Ten years ago Rosie Motene embarked on a journey of self discovery. In the process she began to document her life experiences and attempted to tackle some of her inner demons and personal issues, which she’s now released in her autobiography ‘Reclaiming The Soil – A Black Girl’s struggle to find her African self’. Gareth discusses the cultural confusion and emotional roots that have made up her new offering.
The evolution of musician Nakhane is one that fascinates Gareth. Hot off the heels of his European tour and the saga surrounding ‘Inxeba: The Wound’, Nakhane shares some of the lessons he’s had to learn recently – from how fearless he is, individualism, and what he’s dubbed “the ego of heterosexuality”… he opens up in this thought-provoking interview.
Candice, Craig and Job from the Urban Culture Drive team join Gareth in studio to talk about their show and the diverse personalities that make up their crew. They are currently standing in for Arye Kellman on CliffCentral, but they are so much more than just a replacement team.
With a successful, colourful career that spans decades, Mam’Sibongile Khumalo has taken up the task of celebrating the life of Bra Hugh Masekela in a new show at the Joburg Theatre. She chats to Gareth about this exclusive performance alongside Thandiswa Mazwai, before getting into growing up in a musical family and her journey in the music industry. The legend who self-admittedly eavesdrops on conversations on Facebook, also explains why she strives for excellence not perfectionism, what awards mean to her, her advice for young talent and so much more.
We all have some sort of daily challenge in life, but few deal with something as obvious as Gareth Mason. Gareth is most known for his dwarfism, but the determination and resilience shown throughout his young life is nothing short of inspiring. Gareth and Gareth talk about his love for sport, some interesting daily challenges and his YouTube channel.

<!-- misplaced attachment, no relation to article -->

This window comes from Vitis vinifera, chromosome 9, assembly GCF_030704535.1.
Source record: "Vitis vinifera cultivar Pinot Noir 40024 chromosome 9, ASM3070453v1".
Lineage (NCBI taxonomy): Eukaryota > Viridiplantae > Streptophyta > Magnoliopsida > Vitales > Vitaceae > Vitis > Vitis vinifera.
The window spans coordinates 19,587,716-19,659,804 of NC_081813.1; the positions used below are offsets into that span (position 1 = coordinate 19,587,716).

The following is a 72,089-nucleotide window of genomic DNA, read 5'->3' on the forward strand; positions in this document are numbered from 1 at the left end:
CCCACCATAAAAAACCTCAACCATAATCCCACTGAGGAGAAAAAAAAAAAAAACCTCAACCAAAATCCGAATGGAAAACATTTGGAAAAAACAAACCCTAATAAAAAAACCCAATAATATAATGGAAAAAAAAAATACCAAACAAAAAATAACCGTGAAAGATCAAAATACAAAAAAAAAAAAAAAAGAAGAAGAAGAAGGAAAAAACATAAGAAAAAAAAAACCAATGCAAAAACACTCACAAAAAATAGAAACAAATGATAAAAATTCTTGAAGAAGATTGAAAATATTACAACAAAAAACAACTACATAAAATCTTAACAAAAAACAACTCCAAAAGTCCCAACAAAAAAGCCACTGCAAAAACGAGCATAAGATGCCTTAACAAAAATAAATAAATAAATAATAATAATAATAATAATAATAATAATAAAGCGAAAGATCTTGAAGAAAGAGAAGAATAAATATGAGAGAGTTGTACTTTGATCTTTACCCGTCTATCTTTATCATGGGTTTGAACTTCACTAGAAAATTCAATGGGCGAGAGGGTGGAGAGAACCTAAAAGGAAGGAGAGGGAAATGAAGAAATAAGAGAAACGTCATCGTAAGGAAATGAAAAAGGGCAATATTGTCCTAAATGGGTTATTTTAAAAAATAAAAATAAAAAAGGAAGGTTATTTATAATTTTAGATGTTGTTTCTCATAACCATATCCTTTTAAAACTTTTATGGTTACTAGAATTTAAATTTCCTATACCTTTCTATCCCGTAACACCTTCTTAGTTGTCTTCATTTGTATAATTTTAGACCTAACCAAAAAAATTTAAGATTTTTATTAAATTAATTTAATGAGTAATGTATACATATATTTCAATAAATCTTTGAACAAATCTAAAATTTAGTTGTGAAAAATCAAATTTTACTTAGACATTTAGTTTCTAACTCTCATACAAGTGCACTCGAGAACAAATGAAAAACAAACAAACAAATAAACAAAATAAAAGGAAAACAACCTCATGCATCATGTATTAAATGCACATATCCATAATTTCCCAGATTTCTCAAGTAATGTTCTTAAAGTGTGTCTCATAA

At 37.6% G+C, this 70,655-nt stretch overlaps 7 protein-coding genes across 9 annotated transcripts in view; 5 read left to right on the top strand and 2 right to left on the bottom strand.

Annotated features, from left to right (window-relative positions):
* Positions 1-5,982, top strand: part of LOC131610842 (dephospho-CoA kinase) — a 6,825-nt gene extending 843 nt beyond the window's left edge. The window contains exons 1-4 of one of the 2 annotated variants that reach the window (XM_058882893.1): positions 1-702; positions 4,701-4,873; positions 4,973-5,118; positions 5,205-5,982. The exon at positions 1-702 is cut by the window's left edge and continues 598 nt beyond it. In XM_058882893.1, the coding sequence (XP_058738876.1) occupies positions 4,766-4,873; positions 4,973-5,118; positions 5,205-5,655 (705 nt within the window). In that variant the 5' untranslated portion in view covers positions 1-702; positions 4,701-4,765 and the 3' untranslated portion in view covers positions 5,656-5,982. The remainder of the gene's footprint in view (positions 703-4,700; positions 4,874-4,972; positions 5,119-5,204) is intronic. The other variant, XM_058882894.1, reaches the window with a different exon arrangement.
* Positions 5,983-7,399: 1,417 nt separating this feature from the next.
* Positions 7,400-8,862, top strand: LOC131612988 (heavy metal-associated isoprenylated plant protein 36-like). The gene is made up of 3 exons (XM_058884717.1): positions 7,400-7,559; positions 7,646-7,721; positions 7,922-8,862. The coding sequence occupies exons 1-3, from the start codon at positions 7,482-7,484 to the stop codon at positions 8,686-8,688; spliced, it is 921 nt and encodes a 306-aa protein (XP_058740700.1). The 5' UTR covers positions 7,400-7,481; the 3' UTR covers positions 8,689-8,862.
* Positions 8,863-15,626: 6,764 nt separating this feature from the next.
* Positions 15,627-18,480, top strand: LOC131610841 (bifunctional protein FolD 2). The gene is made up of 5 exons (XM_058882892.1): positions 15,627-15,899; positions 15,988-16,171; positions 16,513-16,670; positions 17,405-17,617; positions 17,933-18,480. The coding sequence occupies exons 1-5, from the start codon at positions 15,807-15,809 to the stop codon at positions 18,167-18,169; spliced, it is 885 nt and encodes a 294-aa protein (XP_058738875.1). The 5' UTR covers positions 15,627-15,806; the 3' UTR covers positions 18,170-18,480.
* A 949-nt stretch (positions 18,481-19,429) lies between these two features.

Growing up in Hillbrow in the 1960s, John Hunt was able to experience a part of South African society than none of us can really comprehend. This time in his life has inspired his latest book, ‘The Boy Who Could Keep A Swan In His Head’. He and Gareth discuss the novel, and why reading is still such a vital part of life.
South African-born artist Adam Broomberg has a very different take on the world as we think we know it. In SA currently for a new exhibition at the Goodman Gallery called ‘Bandage the Knife not the Wound’, Gareth chats to him about how he made his way into the industry, the state of photography today with the rise of the smartphone, and what privacy means in the greater scheme of things.
Widely known for her compelling interviews, Ruda has a career that spans decades of conversations with prominent South Africans about their life choices and about how change has affected them. It is because of these experiences that she has penned it all into her new book titled, ‘Tell Me Your Story’. She chats to Gareth about this and shares some of the lessons she’s learned from her interviews. Then, they both reveal the launch of a new CliffCentral.com podcast series, hosted by the legendary journalist.
There’s no more befitting adjective for sports journalist Udo Carelse’s career than “illustrious”. With more than 20 years of experience under his belt and having worked for some of the biggest broadcasting brands in South Africa, he shares some of his favourite stories with Gareth, including his memories of the two working together in the past. And of course, what does Udo think about the state of sports and some of its stars today? Hear him sound off on the likes of what is happening at the South African Football Association (SAFA) and Tiger Woods.
Lawyer, activist and model Thando Hopa is fuelled by her mission to change perceptions of beauty in the media and remind people that they are enough as they are. In this interview, Gareth unpacks her mission through a conversation around what representation means, the power and pain that perception carries, and intersectional issues. As someone who is breaking boundaries in her life and through the work that she does – particularly for encouraging conversations about albinism – find out how important her identity is to her and more on what she dubs “the tyrannical nature of identity politics”.